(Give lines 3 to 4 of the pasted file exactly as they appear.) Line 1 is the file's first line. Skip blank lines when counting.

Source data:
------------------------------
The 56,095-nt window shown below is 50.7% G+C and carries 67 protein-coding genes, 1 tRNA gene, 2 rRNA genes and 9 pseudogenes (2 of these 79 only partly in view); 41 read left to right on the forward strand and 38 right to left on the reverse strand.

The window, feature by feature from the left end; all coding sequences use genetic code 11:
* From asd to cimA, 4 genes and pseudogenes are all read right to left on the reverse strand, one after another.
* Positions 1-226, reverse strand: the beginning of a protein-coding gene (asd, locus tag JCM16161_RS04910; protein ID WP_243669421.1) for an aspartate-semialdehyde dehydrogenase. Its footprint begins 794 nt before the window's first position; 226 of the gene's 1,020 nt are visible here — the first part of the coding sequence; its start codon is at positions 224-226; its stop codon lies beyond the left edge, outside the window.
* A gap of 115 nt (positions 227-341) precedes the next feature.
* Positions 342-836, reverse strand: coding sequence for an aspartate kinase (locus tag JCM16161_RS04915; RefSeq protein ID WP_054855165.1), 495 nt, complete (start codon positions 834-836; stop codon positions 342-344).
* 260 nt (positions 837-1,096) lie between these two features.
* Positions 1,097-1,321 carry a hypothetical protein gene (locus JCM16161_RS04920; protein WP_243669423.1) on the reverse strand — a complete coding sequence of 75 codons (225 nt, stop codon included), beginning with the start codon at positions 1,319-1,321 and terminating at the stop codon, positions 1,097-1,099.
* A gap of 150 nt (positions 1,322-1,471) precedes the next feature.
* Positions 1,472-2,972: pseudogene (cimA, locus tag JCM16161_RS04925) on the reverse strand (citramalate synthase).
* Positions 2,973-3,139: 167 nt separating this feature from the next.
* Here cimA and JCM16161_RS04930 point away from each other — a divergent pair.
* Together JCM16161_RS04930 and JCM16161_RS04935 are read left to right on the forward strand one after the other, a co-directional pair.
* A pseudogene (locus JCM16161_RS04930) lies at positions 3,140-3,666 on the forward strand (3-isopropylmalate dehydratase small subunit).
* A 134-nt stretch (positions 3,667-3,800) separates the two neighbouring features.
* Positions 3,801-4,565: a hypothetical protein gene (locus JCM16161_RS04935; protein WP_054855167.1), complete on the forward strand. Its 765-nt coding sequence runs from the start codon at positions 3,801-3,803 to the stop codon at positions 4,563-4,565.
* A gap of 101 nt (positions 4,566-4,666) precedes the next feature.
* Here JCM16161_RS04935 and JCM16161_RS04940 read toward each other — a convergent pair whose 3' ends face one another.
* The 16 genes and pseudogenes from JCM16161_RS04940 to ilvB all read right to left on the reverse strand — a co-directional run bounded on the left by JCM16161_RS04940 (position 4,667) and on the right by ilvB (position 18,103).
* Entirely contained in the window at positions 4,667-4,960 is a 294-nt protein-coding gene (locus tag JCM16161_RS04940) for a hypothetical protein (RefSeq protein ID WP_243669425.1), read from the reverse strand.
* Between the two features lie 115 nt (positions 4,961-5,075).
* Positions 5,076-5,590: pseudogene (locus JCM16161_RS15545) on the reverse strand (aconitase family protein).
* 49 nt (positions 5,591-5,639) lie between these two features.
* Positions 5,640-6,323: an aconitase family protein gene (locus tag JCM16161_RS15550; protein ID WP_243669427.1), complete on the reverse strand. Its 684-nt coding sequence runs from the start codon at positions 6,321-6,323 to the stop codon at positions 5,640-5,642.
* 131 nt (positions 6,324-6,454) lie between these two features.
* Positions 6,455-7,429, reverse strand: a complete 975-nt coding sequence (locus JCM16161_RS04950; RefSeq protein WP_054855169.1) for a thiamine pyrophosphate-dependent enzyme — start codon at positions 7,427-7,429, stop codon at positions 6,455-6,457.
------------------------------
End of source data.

* From asd to cimA, 4 genes and pseudogenes are all read right to left on the reverse strand, one after another.
* Positions 1-226, reverse strand: the beginning of a protein-coding gene (asd, locus tag JCM16161_RS04910; protein ID WP_243669421.1) for an aspartate-semialdehyde dehydrogenase. Its footprint begins 794 nt before the window's first position; 226 of the gene's 1,020 nt are visible here — the first part of the coding sequence; its start codon is at positions 224-226; its stop codon lies beyond the left edge, outside the window.